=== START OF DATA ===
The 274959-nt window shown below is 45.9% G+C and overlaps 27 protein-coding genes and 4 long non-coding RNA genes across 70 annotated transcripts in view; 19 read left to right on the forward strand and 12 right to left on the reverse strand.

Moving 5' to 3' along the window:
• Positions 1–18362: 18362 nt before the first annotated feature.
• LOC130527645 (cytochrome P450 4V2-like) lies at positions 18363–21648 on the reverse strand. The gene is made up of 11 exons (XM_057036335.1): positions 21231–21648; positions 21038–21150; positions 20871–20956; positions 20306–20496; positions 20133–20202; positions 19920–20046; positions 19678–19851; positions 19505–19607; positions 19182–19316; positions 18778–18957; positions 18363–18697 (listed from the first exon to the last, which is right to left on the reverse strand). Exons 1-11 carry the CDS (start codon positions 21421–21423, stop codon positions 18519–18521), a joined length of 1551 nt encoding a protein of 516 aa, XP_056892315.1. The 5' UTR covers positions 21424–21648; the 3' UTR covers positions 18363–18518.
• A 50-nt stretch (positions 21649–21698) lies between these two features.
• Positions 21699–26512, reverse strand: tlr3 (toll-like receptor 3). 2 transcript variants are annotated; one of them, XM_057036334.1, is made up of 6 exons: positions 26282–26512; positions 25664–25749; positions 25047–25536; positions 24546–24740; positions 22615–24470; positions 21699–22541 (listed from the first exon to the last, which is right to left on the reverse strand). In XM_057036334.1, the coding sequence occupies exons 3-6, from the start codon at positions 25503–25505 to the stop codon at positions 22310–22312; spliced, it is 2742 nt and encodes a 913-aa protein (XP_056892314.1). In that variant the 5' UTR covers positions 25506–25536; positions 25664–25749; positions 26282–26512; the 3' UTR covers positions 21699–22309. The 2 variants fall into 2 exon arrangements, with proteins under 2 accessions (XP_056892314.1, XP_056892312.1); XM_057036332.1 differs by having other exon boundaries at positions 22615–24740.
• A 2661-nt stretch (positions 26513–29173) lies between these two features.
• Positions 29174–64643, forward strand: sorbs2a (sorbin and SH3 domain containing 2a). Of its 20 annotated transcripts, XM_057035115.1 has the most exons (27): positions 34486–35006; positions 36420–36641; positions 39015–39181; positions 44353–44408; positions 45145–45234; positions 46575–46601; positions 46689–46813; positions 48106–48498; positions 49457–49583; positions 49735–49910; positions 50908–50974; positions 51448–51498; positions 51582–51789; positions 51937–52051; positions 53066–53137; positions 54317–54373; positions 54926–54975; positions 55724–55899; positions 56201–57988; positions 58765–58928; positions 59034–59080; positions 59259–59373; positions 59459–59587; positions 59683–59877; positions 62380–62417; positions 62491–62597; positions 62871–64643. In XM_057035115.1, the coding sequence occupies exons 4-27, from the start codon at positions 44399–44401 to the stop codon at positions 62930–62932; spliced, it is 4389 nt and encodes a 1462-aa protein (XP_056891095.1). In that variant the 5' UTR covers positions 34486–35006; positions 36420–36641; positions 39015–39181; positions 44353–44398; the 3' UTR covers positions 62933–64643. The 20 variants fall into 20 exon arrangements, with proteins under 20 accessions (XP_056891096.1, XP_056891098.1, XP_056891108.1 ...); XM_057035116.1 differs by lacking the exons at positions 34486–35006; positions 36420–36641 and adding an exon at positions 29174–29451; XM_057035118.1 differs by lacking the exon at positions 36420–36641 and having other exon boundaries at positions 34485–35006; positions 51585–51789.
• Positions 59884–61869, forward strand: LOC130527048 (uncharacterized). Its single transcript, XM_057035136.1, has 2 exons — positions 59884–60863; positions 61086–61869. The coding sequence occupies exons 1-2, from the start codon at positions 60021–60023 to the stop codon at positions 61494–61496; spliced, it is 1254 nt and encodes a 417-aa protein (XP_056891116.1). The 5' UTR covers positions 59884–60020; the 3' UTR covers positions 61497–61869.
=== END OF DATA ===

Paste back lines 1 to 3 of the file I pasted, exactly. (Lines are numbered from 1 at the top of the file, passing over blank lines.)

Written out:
The 274959-nt window shown below is 45.9% G+C and overlaps 27 protein-coding genes and 4 long non-coding RNA genes across 70 annotated transcripts in view; 19 read left to right on the forward strand and 12 right to left on the reverse strand.

Moving 5' to 3' along the window:
• Positions 1–18362: 18362 nt before the first annotated feature.